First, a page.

“The FRAX tool, which is widely used to assess fracture risk in the general population, works equally well to assess fractures in women with breast cancer receiving aromatase inhibitor therapy,” William D. Leslie, MD, MSc, FRCPC, professor of medicine and radiology at the University of Manitoba, Winnipeg, told Endocrine Today. “It extends the use of FRAX, and our article provides guidance for not including aromatase inhibitor use as a secondary cause of osteoporosis in the calculation.”

In a registry-based, cohort study, Leslie and colleagues analyzed data from women aged 40 years or older with and without a diagnosis of breast cancer who underwent a baseline bone mineral density measurement via DXA between 2005 and 2016. The data included retrospectively calculated FRAX scores and at least 1 year of follow-up after BMD testing. Women were stratified into three groups: breast cancer with aromatase inhibitor use (n = 1,775), breast cancer without aromatase inhibitor use (n = 1,016) and no breast cancer diagnosis (controls; n = 34,205). Incident fracture history was assessed via health service records. Researchers calculated 10-year probability of a major osteoporotic fracture and hip fracture using the Canadian FRAX tool, calibrated with nationwide hip fracture and mortality data.

Mean follow-up ranged from 6.2 years for women prescribed aromatase inhibitors to 7.3 years for women with breast cancer who did not use aromatase inhibitors. During follow-up, 3,808 women died, 2,795 women experienced a major osteoporotic fracture, 864 women experienced a hip fracture and 3,736 women experienced any clinical fracture.

Compared with controls, women with breast cancer were at higher risk for death, with similar HRs for women prescribed aromatase inhibitors (HR = 1.35; 95% CI, 1.17-1.55) and those not using aromatase inhibitors (HR = 1.37; 95% CI, 1.16-1.61).

Among aromatase inhibitor users, calculations of fracture probability without BMD, with aromatase inhibitor use coded as secondary osteoporosis, overestimated 10-year predicted risk for major osteoporotic fracture when compared with observed fractures during follow-up (13% vs. 7.2%; observed/predicted ratio, 0.56; 95% CI, 0.45-0.68). This discrepancy was attenuated when secondary osteoporosis was not included in the FRAX estimates, according to researchers. When BMD was included in the fracture probability, observed and predicted fracture risks did not differ significantly. Results for 5-year fracture outcomes were similar.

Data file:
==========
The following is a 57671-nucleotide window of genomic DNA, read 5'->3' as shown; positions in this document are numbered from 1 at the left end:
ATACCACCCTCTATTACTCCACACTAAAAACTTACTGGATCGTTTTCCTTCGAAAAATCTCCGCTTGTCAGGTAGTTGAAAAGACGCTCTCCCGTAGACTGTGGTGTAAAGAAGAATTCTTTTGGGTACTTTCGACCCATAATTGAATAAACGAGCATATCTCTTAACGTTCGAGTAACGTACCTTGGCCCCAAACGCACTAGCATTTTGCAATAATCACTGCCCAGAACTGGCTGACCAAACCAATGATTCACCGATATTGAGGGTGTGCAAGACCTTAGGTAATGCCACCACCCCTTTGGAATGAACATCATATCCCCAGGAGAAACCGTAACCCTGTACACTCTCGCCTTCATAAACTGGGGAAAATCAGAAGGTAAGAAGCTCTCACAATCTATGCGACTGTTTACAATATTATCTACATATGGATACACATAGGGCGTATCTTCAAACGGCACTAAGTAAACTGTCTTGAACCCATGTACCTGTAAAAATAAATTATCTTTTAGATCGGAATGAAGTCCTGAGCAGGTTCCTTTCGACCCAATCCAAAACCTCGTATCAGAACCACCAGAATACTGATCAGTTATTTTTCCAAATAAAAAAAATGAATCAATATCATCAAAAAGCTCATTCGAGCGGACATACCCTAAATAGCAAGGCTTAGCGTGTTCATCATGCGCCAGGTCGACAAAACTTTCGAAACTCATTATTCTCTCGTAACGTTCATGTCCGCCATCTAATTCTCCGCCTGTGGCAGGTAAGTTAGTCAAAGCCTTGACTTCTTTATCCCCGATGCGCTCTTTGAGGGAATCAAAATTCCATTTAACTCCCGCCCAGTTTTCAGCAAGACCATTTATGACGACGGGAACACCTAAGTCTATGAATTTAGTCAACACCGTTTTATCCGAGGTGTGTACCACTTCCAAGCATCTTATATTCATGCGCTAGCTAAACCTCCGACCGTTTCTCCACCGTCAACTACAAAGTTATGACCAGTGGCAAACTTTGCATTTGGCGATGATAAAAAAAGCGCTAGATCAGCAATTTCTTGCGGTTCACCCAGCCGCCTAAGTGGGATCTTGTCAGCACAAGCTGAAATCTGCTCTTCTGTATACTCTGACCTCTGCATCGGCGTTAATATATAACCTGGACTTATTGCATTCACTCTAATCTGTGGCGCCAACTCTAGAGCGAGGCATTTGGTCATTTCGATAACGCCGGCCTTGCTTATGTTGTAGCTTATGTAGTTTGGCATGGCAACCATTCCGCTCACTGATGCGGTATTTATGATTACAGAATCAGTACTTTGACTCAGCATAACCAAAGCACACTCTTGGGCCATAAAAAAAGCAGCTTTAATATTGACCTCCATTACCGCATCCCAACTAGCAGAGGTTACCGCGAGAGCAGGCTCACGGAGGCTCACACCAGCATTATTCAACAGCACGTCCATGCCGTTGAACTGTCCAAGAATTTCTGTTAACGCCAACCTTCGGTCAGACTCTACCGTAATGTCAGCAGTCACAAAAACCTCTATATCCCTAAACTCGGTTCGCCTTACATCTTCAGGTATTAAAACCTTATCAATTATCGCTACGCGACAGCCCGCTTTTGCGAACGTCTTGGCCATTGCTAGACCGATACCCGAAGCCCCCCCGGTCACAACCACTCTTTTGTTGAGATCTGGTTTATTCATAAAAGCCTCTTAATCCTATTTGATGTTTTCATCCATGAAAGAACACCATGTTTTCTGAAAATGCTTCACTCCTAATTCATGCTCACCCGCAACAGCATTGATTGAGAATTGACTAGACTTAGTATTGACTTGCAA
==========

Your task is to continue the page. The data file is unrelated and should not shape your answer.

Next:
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In Cox proportional hazards models that did not include BMD in baseline fracture probability, aromatase inhibitor use was associated with lower risk for major osteoporotic fracture vs. controls (HR = 0.78; 95% CI, 0.64-0.95), as well as lower risk for hip fracture (HR = 0.46; 95% CI, 0.29-0.73) and any fracture (HR = 0.75; 95% CI, 0.63-0.89).

“When secondary osteoporosis was excluded or BMD was included in the estimation of baseline fracture risk, [aromatase inhibitor] use was no longer significantly associated with fracture,” the researchers wrote. “Breast cancer without [aromatase inhibitor] use was not associated with a significant increase in any fracture outcomes.”

The researchers noted that a higher baseline BMI and BMD observed in women prescribed aromatase inhibitor therapy, along with a lower incidence of prior fracture, may offset the adverse effects of aromatase inhibitor exposure.

“Our findings challenge the view that the average woman with breast cancer is at high risk for fracture at the time of initiation of [aromatase inhibitor] therapy,” the researchers wrote. “In fact, at baseline, these women appear to be at relatively lower fracture risk than the general population and women with breast cancer not initiating [aromatase inhibitor] therapy because of higher BMI, BMD, T-score and lower prevalence of a prior fracture. Fracture probability scores from FRAX stratify fracture risk equally well in women receiving [aromatase inhibitor] therapy as in nonusers, but including secondary osteoporosis as a risk factor for [aromatase inhibitor] users in the calculation leads to overestimation in predicted fracture risk. Our results call this practice into question.” – by Regina Schaffer

Disclosures: Leslie reports no relevant financial disclosures. Please see the study for all other authors’ relevant financial disclosures.

    Perspective
    Bart Clarke

    Bart Clarke

    The data are the data. This is a well-controlled study showing that aromatase inhibitor therapy may not increase fracture risk. This finding was unexpected, based on previous studies. The findings will need to replicated to verify that they are true, and not unique to the Manitoba registry.

    The study was well controlled for age, but less well controlled for BMI, femoral neck BMD, and perhaps other risk factors for fracture. Presumably, the cohorts were balanced for calcium and vitamin D intake, although I didn’t see this mentioned specifically in the paper. The authors acknowledge a number of limitations to the study that might help explain the findings. Regardless, I think we have to wait for other studies to confirm these findings.

    • Bart Clarke, MD
    • Professor of Medicine, Division of Endocrinology, Metabolism, Diabetes and Nutrition
      Mayo Clinic College of Medicine Rochester, Minnesota
      President, American Society for Bone and Mineral Research

    Disclosures: Clarke reports no relevant financial disclosures.